When we have all the elements written out in sequence, the definition of a cyclic shift is graphical and intuitive - we just push everything forward a step and move the last element to the front. But what does a cyclic shift mean at the binary level, when all we have is a numeric representation of the index? Perhaps seeing a few examples will help us figure this out. Let's look at the above diagram for n = 3 and think about what happens when we cyclically shift all the elements as part of the big 8-cycle. In this setup, we have that `0000` goes to `0001`, `0001` goes to `0010`, etc. The only interesting case is that `0111` goes to `0000`. What about the four-cycle? Well, we have that `0000` goes to `0001`, which goes to `0010`, which in turn goes to `0011`, which finally returns to `0000`. Finally, let's look at the two-cycles. One of them maps `0000` to `0001` and `0001` to `0000`. Another maps `0100` to `0101` and `0101` to `0100`.

There are definitely some trends at work here, and they're probably easiest to see if we know what bits to look at. Take the four-cycle, for example. If you'll notice, in the four-cycle, only the lower two bits of the number are affected. Moreover, those bits map as 00 → 01 → 10 → 11 → 00. This looks surprisingly like binary addition modulo four! Similarly, take a look at the two-cycles, which only change the very last bit. That bit cycles 0 → 1 → 0, which is just binary addition modulo two. More generally, we have that a 2^{k} cyclic shift can be implemented by adding one to the last (k - 1) bits, modulo 2^{k}.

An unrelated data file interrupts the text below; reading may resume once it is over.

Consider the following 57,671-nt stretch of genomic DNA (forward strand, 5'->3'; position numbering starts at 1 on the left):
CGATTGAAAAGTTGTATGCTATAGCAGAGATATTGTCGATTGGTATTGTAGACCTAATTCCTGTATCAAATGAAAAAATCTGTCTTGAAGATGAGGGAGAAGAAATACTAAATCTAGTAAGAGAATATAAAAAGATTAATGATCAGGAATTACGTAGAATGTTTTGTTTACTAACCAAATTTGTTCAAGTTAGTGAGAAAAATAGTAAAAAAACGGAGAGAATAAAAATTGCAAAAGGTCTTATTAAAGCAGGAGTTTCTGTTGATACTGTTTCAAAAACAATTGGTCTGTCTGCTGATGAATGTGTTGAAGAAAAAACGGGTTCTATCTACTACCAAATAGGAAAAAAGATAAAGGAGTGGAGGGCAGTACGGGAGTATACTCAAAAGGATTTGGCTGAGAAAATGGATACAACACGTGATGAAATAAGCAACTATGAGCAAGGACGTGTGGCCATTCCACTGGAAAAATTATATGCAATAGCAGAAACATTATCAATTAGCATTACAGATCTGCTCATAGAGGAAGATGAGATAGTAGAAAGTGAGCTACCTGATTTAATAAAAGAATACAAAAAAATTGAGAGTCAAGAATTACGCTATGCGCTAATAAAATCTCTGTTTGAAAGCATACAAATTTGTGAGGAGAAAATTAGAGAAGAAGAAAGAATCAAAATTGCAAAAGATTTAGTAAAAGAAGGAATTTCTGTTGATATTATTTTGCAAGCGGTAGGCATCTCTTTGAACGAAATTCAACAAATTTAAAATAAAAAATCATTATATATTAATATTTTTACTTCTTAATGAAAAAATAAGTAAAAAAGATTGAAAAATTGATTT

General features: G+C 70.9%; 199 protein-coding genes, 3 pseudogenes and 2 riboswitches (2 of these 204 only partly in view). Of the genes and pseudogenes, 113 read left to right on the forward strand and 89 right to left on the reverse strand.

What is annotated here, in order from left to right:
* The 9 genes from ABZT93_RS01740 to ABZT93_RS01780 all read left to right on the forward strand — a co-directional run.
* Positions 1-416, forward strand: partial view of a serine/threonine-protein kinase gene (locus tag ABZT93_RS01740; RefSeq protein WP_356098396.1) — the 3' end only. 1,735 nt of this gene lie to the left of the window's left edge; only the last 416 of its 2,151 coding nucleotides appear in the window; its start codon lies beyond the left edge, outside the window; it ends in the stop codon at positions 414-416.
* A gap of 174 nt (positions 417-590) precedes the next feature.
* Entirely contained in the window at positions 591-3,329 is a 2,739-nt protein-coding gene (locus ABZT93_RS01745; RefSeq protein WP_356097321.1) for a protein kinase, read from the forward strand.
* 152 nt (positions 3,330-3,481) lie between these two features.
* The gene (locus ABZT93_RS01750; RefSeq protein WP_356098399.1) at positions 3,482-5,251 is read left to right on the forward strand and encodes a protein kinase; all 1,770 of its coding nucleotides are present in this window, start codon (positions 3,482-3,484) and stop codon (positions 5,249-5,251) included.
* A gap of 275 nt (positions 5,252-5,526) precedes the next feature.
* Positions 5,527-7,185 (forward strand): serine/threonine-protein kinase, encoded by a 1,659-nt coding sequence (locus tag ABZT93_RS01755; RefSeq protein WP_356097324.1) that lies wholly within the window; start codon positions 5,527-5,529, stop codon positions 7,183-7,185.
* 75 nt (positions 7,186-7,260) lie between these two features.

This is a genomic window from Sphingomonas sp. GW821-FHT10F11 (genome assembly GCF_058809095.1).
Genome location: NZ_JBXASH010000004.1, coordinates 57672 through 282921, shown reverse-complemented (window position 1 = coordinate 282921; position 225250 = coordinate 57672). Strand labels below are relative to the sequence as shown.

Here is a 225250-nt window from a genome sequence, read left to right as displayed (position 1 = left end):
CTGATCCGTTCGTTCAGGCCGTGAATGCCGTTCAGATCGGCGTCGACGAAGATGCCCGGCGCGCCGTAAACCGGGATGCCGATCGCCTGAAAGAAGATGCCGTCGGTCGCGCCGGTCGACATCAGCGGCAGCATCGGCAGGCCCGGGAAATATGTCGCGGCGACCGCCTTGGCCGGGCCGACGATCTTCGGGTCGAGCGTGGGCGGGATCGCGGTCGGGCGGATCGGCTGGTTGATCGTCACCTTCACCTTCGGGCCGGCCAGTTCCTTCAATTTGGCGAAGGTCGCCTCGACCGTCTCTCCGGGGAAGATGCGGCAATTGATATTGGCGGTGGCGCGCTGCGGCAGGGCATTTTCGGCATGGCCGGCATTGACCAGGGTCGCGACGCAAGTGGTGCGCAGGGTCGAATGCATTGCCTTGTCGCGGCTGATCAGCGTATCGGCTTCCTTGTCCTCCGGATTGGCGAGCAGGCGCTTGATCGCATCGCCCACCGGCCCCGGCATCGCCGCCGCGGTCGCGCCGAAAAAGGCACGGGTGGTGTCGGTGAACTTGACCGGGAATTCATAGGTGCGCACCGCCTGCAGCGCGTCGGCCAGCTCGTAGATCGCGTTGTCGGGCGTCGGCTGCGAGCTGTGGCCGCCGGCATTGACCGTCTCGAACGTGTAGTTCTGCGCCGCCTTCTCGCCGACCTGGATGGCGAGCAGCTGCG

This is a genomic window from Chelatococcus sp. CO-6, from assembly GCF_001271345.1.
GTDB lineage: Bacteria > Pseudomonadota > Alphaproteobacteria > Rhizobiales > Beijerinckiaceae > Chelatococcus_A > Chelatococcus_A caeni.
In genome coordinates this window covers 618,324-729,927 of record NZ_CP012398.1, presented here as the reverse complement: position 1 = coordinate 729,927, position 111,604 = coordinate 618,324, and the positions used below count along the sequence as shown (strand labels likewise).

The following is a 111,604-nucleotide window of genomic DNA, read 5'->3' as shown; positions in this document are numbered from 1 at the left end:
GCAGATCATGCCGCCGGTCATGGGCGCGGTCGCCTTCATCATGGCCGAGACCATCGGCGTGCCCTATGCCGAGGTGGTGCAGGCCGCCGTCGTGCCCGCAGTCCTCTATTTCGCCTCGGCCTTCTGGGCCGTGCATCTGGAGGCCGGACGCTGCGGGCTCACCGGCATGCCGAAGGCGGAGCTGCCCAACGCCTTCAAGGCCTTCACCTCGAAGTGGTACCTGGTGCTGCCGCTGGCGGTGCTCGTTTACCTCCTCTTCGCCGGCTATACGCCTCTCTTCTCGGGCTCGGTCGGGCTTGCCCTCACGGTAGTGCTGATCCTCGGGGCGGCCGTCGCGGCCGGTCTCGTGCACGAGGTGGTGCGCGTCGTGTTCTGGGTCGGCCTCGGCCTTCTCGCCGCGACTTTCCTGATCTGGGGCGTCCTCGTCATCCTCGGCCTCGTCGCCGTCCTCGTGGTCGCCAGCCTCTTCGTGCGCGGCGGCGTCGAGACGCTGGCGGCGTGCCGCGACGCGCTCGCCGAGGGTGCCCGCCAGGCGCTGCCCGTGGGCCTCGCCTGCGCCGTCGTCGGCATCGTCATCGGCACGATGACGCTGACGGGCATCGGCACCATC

Let's walk through an example of this. Suppose that we're interested in finding the final resting place of the subset `acd` of the set `abcd`. We begin by converting the set into a binary number, remembering that 0 bits mean "present" and 1 bits mean "not present." This gives us `0100`, and by prepending an extra 0 to this we get `00100`. Now, we scan across the bits from right to left apply shifts as appropriate. The leftmost bit is a zero, which means that we should do a 1-cycle, which is a no-op. The bit before that is also a zero, so we should do a 2-cycle by looking at the last bit, adding one, modulo two. This gives us `00101`. As we continue across the bits, we see that the 4's bit is a one, so we don't cycle the number, but the 8's bit is a zero, meaning that we do an eight-cycle. This means that we take the last three bits (`101`) and add one modulo eight to get `110`, giving us the resulting number `00110`. Finally, we look at the 16's bit, which is a zero. This means that we need to do a sixteen-cycle, which can be done by adding one to the last four bits (`0110`) mod sixteen, yielding `00111`. This says that the subset `acd` should end up in position 7 (zero-indexed) lexicographically. If you refer back to the example with n = 4, you'll notice that this is precisely correct.